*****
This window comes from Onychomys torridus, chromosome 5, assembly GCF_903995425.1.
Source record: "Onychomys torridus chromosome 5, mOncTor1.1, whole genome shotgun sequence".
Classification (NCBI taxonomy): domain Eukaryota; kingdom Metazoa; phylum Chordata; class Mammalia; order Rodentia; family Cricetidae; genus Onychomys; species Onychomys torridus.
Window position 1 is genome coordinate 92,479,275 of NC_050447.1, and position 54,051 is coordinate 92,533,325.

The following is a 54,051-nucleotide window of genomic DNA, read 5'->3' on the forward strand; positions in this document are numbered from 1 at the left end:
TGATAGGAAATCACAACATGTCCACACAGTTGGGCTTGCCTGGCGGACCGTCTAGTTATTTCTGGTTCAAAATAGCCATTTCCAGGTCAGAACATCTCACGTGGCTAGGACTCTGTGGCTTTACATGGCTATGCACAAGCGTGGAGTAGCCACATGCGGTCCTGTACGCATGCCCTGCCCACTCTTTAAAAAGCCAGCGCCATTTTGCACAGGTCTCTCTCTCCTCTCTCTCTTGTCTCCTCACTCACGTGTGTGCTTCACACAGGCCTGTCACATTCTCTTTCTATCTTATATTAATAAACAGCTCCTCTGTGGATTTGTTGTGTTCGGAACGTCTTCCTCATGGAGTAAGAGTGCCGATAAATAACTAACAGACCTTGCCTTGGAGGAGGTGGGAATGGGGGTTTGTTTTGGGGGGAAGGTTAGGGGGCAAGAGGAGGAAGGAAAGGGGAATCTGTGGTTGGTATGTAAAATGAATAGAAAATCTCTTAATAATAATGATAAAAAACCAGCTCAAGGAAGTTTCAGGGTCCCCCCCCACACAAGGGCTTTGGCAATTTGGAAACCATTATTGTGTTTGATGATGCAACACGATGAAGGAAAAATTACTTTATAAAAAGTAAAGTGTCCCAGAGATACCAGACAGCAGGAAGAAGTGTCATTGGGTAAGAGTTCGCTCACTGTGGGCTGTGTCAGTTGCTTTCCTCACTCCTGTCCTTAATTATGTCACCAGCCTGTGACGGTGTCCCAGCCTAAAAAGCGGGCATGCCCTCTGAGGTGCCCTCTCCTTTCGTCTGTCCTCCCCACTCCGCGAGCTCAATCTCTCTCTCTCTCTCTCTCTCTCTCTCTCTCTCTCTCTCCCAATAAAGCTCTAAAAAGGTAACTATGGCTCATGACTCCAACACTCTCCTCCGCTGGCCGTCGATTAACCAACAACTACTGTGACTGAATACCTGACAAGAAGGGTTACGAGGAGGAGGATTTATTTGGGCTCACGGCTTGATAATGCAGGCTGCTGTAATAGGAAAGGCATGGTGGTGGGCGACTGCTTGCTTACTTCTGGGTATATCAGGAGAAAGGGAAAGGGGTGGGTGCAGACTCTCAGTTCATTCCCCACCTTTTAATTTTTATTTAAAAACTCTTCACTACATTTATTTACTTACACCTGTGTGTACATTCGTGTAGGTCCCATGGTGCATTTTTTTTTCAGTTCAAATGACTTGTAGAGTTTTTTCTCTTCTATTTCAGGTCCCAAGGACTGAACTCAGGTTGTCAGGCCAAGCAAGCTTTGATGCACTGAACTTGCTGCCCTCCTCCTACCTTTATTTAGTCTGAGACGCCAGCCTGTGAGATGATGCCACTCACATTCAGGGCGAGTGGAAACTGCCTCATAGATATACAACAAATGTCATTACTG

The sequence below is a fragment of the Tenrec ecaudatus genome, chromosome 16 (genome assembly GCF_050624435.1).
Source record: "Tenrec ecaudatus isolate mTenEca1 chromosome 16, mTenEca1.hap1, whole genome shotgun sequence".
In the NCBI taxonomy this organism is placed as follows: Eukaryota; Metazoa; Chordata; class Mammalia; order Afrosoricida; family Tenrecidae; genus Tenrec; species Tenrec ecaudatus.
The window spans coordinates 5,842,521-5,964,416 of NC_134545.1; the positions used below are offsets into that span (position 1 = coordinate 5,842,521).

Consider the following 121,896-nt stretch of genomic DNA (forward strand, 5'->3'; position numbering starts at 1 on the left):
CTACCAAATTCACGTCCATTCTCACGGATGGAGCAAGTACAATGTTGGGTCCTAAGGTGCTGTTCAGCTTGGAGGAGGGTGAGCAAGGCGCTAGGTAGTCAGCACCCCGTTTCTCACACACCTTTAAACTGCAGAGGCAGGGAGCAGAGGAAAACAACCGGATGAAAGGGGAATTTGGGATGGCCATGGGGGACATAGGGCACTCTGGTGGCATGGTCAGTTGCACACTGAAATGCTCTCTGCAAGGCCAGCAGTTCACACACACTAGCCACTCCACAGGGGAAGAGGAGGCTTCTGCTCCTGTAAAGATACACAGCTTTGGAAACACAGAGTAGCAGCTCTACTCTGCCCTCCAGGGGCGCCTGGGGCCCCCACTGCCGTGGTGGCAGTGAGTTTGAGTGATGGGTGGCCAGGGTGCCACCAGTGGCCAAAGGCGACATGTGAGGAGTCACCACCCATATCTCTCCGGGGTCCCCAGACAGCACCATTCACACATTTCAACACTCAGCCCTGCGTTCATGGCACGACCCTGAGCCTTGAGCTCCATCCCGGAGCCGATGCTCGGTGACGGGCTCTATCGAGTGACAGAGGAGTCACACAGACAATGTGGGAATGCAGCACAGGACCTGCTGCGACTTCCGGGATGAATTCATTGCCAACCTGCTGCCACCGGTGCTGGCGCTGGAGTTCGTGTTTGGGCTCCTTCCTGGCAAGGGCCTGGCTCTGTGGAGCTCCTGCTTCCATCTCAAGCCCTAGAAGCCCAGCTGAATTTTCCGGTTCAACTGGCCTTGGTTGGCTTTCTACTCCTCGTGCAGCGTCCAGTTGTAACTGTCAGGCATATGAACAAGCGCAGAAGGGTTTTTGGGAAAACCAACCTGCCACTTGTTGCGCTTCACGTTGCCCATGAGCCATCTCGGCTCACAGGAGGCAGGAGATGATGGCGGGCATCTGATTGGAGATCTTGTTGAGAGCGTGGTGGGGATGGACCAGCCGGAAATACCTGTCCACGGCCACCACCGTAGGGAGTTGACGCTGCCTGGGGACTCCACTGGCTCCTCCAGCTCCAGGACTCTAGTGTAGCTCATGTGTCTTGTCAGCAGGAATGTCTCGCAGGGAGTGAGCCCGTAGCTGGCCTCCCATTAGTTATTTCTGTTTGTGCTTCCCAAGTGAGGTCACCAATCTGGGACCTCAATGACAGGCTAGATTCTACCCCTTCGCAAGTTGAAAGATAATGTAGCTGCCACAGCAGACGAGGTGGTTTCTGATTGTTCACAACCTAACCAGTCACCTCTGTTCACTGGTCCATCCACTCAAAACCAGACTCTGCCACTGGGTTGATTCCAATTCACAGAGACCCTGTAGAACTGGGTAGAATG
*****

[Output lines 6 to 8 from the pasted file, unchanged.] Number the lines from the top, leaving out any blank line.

TGATAGGAAATCACAACATGTCCACACAGTTGGGCTTGCCTGGCGGACCGTCTAGTTATTTCTGGTTCAAAATAGCCATTTCCAGGTCAGAACATCTCACGTGGCTAGGACTCTGTGGCTTTACATGGCTATGCACAAGCGTGGAGTAGCCACATGCGGTCCTGTACGCATGCCCTGCCCACTCTTTAAAAAGCCAGCGCCATTTTGCACAGGTCTCTCTCTCCTCTCTCTCTTGTCTCCTCACTCACGTGTGTGCTTCACACAGGCCTGTCACATTCTCTTTCTATCTTATATTAATAAACAGCTCCTCTGTGGATTTGTTGTGTTCGGAACGTCTTCCTCATGGAGTAAGAGTGCCGATAAATAACTAACAGACCTTGCCTTGGAGGAGGTGGGAATGGGGGTTTGTTTTGGGGGGAAGGTTAGGGGGCAAGAGGAGGAAGGAAAGGGGAATCTGTGGTTGGTATGTAAAATGAATAGAAAATCTCTTAATAATAATGATAAAAAACCAGCTCAAGGAAGTTTCAGGGTCCCCCCCCACACAAGGGCTTTGGCAATTTGGAAACCATTATTGTGTTTGATGATGCAACACGATGAAGGAAAAATTACTTTATAAAAAGTAAAGTGTCCCAGAGATACCAGACAGCAGGAAGAAGTGTCATTGGGTAAGAGTTCGCTCACTGTGGGCTGTGTCAGTTGCTTTCCTCACTCCTGTCCTTAATTATGTCACCAGCCTGTGACGGTGTCCCAGCCTAAAAAGCGGGCATGCCCTCTGAGGTGCCCTCTCCTTTCGTCTGTCCTCCCCACTCCGCGAGCTCAATCTCTCTCTCTCTCTCTCTCTCTCTCTCTCTCTCTCTCTCCCAATAAAGCTCTAAAAAGGTAACTATGGCTCATGACTCCAACACTCTCCTCCGCTGGCCGTCGATTAACCAACAACTACTGTGACTGAATACCTGACAAGAAGGGTTACGAGGAGGAGGATTTATTTGGGCTCACGGCTTGATAATGCAGGCTGCTGTAATAGGAAAGGCATGGTGGTGGGCGACTGCTTGCTTACTTCTGGGTATATCAGGAGAAAGGGAAAGGGGTGGGTGCAGACTCTCAGTTCATTCCCCACCTTTTAATTTTTATTTAAAAACTCTTCACTACATTTATTTACTTACACCTGTGTGTACATTCGTGTAGGTCCCATGGTGCATTTTTTTTTCAGTTCAAATGACTTGTAGAGTTTTTTCTCTTCTATTTCAGGTCCCAAGGACTGAACTCAGGTTGTCAGGCCAAGCAAGCTTTGATGCACTGAACTTGCTGCCCTCCTCCTACCTTTATTTAGTCTGAGACGCCAGCCTGTGAGATGATGCCACTCACATTCAGGGCGAGTGGAAACTGCCTCATAGATATACAACAAATGTCATTACTG

The sequence below is a fragment of the Tenrec ecaudatus genome, chromosome 16 (genome assembly GCF_050624435.1).
Source record: "Tenrec ecaudatus isolate mTenEca1 chromosome 16, mTenEca1.hap1, whole genome shotgun sequence".